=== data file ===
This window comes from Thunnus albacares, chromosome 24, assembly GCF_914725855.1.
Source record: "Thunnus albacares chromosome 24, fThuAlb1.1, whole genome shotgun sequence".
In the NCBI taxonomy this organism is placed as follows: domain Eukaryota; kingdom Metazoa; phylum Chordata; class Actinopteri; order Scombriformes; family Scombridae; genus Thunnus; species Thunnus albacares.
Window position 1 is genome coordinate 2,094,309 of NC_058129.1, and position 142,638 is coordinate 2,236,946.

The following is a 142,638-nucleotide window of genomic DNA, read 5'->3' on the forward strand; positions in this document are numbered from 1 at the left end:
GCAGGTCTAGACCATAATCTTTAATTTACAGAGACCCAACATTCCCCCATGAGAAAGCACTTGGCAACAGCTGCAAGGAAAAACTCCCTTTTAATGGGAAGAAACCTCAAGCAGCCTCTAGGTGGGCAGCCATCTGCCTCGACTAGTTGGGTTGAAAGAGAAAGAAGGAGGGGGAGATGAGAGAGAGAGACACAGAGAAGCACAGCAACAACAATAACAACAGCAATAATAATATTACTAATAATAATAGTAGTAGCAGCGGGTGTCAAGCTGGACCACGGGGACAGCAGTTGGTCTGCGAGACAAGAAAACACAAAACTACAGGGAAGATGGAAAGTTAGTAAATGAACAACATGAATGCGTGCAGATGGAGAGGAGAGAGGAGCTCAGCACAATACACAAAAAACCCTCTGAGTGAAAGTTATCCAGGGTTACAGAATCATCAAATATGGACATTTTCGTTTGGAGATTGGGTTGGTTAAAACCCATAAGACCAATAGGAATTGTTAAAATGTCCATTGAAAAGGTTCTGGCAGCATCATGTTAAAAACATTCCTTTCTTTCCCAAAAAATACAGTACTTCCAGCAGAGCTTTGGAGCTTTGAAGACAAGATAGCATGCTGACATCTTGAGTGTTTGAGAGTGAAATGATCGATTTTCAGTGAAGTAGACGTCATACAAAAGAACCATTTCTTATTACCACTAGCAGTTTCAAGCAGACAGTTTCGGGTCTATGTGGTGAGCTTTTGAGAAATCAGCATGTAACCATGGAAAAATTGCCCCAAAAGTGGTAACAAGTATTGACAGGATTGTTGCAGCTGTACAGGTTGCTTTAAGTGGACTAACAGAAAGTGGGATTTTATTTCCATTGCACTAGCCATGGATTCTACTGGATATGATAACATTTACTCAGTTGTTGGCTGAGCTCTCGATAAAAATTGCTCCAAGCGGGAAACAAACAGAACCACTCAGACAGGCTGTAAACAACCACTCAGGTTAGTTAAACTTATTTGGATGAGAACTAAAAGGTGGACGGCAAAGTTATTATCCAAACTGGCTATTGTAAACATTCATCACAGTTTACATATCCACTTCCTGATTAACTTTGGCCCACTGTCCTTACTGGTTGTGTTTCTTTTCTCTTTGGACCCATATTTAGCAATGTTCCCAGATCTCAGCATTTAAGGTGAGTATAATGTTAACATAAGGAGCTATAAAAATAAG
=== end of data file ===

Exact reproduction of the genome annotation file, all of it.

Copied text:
This window comes from Thunnus albacares, chromosome 24, assembly GCF_914725855.1.
Source record: "Thunnus albacares chromosome 24, fThuAlb1.1, whole genome shotgun sequence".
In the NCBI taxonomy this organism is placed as follows: domain Eukaryota; kingdom Metazoa; phylum Chordata; class Actinopteri; order Scombriformes; family Scombridae; genus Thunnus; species Thunnus albacares.
Window position 1 is genome coordinate 2,094,309 of NC_058129.1, and position 142,638 is coordinate 2,236,946.

The following is a 142,638-nucleotide window of genomic DNA, read 5'->3' on the forward strand; positions in this document are numbered from 1 at the left end:
GCAGGTCTAGACCATAATCTTTAATTTACAGAGACCCAACATTCCCCCATGAGAAAGCACTTGGCAACAGCTGCAAGGAAAAACTCCCTTTTAATGGGAAGAAACCTCAAGCAGCCTCTAGGTGGGCAGCCATCTGCCTCGACTAGTTGGGTTGAAAGAGAAAGAAGGAGGGGGAGATGAGAGAGAGAGACACAGAGAAGCACAGCAACAACAATAACAACAGCAATAATAATATTACTAATAATAATAGTAGTAGCAGCGGGTGTCAAGCTGGACCACGGGGACAGCAGTTGGTCTGCGAGACAAGAAAACACAAAACTACAGGGAAGATGGAAAGTTAGTAAATGAACAACATGAATGCGTGCAGATGGAGAGGAGAGAGGAGCTCAGCACAATACACAAAAAACCCTCTGAGTGAAAGTTATCCAGGGTTACAGAATCATCAAATATGGACATTTTCGTTTGGAGATTGGGTTGGTTAAAACCCATAAGACCAATAGGAATTGTTAAAATGTCCATTGAAAAGGTTCTGGCAGCATCATGTTAAAAACATTCCTTTCTTTCCCAAAAAATACAGTACTTCCAGCAGAGCTTTGGAGCTTTGAAGACAAGATAGCATGCTGACATCTTGAGTGTTTGAGAGTGAAATGATCGATTTTCAGTGAAGTAGACGTCATACAAAAGAACCATTTCTTATTACCACTAGCAGTTTCAAGCAGACAGTTTCGGGTCTATGTGGTGAGCTTTTGAGAAATCAGCATGTAACCATGGAAAAATTGCCCCAAAAGTGGTAACAAGTATTGACAGGATTGTTGCAGCTGTACAGGTTGCTTTAAGTGGACTAACAGAAAGTGGGATTTTATTTCCATTGCACTAGCCATGGATTCTACTGGATATGATAACATTTACTCAGTTGTTGGCTGAGCTCTCGATAAAAATTGCTCCAAGCGGGAAACAAACAGAACCACTCAGACAGGCTGTAAACAACCACTCAGGTTAGTTAAACTTATTTGGATGAGAACTAAAAGGTGGACGGCAAAGTTATTATCCAAACTGGCTATTGTAAACATTCATCACAGTTTACATATCCACTTCCTGATTAACTTTGGCCCACTGTCCTTACTGGTTGTGTTTCTTTTCTCTTTGGACCCATATTTAGCAATGTTCCCAGATCTCAGCATTTAAGGTGAGTATAATGTTAACATAAGGAGCTATAAAAATAAG